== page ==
Spotting trends means tracking people, social momentum, brands, words, radical breakthroughs, economies, companies, cultural moments—and it’s big business for people in many industries who need to be thinking ahead, for themselves and clients. By identifying the driving forces behind today and the future, brands can plan for long-term success and discover unexpected, and possibly transformative, opportunities. By Marian Salzman.


Longtime trendspotters can tell you that some of the most important trends can be grouped into übertrends. (That little Germanic prefix über has become a trend in its own right. We’d like to think the trend started when we wrote about “The Rise of the Übersexual” back in 2005. Ride-brokering service Uber has helped put it on the map, too.)


For 2016, Havas PR, the agency I run, is calling its übertrend Uneasy Street.


Blame it on 9/11, the financial crisis, ISIS, the media or the frantic pace of life, or maybe blame the blame culture—the mindset that when anything goes wrong, it’s because somebody screwed up and should take the blame. No matter the reason, though, a sense of unease pervades most of our days right now. Whether we’re taking our kids to school or trying to fall asleep, we’re attempting to make peace with the abiding feeling that things aren’t as they should be, that threats are looming and that people need to do something about it. We’re engaged in a constant struggle between staying in or bailing out. Emotional alarm bells ring endlessly, and we try in various ways to dampen the din. Not so long ago, people reached for a cigarette to calm themselves down. Now they “check” their mobile device. That’s a good move for physical health, but it might be a bad move in other ways.


Stories that make readers uneasy have always thrived in the media because bad news sells. If it bleeds, it leads. Millions of people getting through their day safely is a total non-event of no interest whatsoever, whereas if anyone is subjected to a violent home invasion, that’s likely to make headline news. People quickly get into a state of alert for possible threats, even when they happen in another city, another state or another country, because people are constantly connected to bad news and threats through their mobile devices.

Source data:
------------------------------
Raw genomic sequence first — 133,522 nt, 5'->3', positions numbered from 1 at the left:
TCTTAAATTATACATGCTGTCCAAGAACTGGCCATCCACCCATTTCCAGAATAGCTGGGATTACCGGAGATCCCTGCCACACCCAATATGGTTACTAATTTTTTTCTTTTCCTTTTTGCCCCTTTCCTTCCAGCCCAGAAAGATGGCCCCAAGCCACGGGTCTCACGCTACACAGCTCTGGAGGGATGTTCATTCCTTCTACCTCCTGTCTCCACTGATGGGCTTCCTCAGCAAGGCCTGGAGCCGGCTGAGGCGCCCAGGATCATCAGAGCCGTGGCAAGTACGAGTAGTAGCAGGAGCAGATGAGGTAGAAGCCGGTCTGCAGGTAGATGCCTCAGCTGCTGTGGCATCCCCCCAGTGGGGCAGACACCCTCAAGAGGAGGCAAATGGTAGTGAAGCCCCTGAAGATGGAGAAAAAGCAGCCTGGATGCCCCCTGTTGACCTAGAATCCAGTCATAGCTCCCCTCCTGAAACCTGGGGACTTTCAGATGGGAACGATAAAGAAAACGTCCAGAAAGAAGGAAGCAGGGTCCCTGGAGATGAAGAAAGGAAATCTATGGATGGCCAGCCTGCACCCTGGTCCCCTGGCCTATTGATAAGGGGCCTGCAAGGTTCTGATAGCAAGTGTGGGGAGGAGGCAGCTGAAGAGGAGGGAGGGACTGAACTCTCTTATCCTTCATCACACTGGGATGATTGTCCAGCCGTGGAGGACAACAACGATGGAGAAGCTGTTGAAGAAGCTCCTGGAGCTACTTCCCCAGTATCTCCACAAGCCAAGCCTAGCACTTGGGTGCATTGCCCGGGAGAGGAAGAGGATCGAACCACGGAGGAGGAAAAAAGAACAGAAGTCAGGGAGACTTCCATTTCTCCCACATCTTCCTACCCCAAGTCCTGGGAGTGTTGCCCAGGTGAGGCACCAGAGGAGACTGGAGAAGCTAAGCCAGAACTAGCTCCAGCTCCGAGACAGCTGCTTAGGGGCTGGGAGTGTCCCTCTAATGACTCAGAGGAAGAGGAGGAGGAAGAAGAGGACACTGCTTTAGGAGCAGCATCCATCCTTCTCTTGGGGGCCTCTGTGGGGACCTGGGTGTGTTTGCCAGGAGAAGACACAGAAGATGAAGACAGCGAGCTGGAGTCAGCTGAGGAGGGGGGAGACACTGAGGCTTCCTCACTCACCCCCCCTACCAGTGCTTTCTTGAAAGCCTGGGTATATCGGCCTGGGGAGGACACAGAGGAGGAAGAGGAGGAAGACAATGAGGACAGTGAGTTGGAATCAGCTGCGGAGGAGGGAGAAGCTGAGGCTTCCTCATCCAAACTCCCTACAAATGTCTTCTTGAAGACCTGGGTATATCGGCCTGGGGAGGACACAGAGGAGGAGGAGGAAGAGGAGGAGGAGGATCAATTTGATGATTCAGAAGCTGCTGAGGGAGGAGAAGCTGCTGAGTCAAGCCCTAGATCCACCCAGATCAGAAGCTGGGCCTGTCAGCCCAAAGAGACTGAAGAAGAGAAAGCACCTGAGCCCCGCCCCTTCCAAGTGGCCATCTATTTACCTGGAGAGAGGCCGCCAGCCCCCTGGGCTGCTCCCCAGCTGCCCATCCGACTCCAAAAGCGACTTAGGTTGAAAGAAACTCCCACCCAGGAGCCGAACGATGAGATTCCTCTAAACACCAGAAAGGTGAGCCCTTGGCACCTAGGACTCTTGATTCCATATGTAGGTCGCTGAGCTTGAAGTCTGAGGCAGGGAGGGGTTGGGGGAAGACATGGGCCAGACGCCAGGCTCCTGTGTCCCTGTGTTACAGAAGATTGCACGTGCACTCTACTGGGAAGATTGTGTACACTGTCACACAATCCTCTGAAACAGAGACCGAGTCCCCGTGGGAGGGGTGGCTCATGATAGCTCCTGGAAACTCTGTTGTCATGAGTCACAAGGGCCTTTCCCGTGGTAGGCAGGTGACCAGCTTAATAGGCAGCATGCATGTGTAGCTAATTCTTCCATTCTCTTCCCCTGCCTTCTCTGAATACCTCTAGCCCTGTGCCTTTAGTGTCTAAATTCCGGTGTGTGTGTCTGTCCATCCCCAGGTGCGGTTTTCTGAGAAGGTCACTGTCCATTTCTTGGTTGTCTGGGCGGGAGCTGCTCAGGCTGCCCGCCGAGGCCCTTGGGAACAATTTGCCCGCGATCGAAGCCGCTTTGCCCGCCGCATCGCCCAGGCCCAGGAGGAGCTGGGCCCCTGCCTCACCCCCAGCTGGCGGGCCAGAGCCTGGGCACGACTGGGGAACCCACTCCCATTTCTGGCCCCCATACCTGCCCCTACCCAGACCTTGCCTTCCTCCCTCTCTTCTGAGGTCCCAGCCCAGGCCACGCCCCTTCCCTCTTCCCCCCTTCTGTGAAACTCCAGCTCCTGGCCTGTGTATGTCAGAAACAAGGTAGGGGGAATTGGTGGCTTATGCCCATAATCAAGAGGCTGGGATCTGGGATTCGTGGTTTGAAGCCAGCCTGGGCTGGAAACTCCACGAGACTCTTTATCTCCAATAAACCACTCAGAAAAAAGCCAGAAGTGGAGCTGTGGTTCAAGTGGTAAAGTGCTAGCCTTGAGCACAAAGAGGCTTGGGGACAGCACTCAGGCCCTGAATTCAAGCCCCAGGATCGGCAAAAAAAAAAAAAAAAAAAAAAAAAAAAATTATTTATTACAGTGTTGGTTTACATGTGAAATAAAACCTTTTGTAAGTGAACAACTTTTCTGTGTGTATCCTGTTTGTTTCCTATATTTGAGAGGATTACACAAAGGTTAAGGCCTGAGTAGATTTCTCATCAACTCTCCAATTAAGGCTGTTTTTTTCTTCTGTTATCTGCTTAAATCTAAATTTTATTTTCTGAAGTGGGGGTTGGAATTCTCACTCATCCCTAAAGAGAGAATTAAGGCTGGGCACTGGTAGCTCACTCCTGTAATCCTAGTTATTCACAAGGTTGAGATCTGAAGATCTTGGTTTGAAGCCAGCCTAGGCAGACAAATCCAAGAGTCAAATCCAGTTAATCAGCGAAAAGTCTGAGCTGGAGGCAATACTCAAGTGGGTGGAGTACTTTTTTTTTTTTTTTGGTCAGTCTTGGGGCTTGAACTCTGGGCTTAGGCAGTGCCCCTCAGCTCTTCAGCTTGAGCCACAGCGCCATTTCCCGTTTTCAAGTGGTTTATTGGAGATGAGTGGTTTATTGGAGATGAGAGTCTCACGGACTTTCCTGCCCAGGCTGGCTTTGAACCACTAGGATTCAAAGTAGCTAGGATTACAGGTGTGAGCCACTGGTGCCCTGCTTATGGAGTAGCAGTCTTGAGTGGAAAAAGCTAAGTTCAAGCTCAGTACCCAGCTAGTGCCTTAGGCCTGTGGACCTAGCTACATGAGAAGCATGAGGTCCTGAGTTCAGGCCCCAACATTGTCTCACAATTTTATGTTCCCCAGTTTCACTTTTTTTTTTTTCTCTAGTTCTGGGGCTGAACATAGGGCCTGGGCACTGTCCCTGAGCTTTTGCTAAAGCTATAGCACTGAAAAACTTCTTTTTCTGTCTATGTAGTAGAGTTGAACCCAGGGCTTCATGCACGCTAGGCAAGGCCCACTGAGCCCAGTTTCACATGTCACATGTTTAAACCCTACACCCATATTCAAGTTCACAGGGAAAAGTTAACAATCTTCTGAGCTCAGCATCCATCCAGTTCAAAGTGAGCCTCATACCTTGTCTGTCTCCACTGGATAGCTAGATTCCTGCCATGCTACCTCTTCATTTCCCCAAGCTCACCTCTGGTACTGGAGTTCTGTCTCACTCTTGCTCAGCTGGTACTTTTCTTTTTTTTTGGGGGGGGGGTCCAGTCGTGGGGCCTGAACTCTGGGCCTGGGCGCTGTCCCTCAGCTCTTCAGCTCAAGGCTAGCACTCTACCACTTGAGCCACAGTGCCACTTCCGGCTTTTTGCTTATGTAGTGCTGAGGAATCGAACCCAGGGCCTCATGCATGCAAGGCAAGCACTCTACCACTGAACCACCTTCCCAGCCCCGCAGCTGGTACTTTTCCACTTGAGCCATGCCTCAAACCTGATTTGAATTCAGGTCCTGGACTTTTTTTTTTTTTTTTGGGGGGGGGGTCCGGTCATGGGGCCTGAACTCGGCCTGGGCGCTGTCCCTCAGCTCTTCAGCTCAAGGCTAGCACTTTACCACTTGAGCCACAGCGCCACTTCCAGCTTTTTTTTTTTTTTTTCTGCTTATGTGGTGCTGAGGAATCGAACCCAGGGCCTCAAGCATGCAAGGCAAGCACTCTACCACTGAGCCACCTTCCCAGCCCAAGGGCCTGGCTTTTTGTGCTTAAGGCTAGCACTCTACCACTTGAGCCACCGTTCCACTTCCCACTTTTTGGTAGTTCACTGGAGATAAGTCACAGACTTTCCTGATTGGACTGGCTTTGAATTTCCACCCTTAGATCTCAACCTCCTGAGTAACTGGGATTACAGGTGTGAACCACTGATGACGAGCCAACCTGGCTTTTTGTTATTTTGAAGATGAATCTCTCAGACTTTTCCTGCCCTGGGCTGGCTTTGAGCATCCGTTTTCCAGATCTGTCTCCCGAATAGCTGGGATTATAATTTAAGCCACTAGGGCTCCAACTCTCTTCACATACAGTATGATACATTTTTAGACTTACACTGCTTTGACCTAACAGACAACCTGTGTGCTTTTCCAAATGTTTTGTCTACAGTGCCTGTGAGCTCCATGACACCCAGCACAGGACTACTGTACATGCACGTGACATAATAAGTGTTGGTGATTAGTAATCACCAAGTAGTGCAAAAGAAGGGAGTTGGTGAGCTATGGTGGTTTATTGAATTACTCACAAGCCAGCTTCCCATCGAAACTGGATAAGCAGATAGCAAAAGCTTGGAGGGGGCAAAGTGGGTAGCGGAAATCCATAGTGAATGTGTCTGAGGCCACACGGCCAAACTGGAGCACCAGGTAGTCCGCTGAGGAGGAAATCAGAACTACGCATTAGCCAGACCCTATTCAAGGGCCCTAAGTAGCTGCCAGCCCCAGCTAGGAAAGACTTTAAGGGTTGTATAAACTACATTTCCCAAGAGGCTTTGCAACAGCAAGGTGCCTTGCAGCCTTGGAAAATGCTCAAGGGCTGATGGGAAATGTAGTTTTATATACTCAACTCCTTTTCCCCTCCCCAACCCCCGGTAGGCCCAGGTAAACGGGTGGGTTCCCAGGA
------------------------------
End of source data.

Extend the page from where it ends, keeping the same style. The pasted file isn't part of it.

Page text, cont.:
Even deliberately avoiding bad news doesn’t necessarily remove sources of unease. Seeing people on social media spreading happy thoughts, having a great time and doing great things can trigger bad feelings. With the phenomenon of social comparison comes the question “Why is everyone else having such a great life and I’m not?”


The deluge of data piped in by our mobile media often seems to deliver conflicting information. Does factor X cause cancer or protect against it? Is it safer to wear seat belts or not? So many “new studies show” factors enter into the mix all the time.


For anyone with children, keeping them out of harm’s way seems to have become a full-time occupation, although doing everything to protect them risks making them less resilient and more vulnerable as they grow up. Are they—and we, too—spending too much time with technology? What is it doing to their brains and bodies (and ours)? Maybe we won’t know for sure for another few years, and by then it might be too late. Even if it turns out that technology is bad for us, it’s likely to prove a very difficult habit to kick; research has shown that each new cycle of technology is more addictive than the one before. (It’s right up there on our list of supremely pleasurable but ultimately self-sabotaging behaviors, like eating the prepared and processed foods that we consume in increasing proportions.)


Then there’s climate change. Many are worried about it, or at least seriously uneasy, while others have decided that everything is cyclical and there’s nothing to be concerned about. Either way, global citizens are coping with weird weather—spring weather around the north’s New Year, followed just weeks later by an epic snow dump. Maybe we humans are to blame, but what can individuals do about any of it? So we try to tamp down our anxiety. Fear drives us, yet we want to be hopeful. (This ties into a trend Havas PR spotted for 2013, of people pressuring businesses to do good.)


More worries: Who can we believe on these topics? Whose opinions can be trusted? The tone of debate leading up to the 2016 presidential elections is only making answering these questions trickier. Does cutting taxes really make for a better economy, or does it just make rich people richer? Does wearing protective headgear reduce the risk of brain damage in sports like high school football, or does it make athletes softer or more careless? (We spotted the trend of increasing angst over all things brain-related for 2010, and today discussing brain health is mainstream.)


The underlying question raised by this anxiety übertrend is: How can we make our present and future more secure? Or rather: What’s the easiest, most enjoyable way to make our present and future more secure?


Businesses are rushing to answer that question, but for now, real answers remain elusive.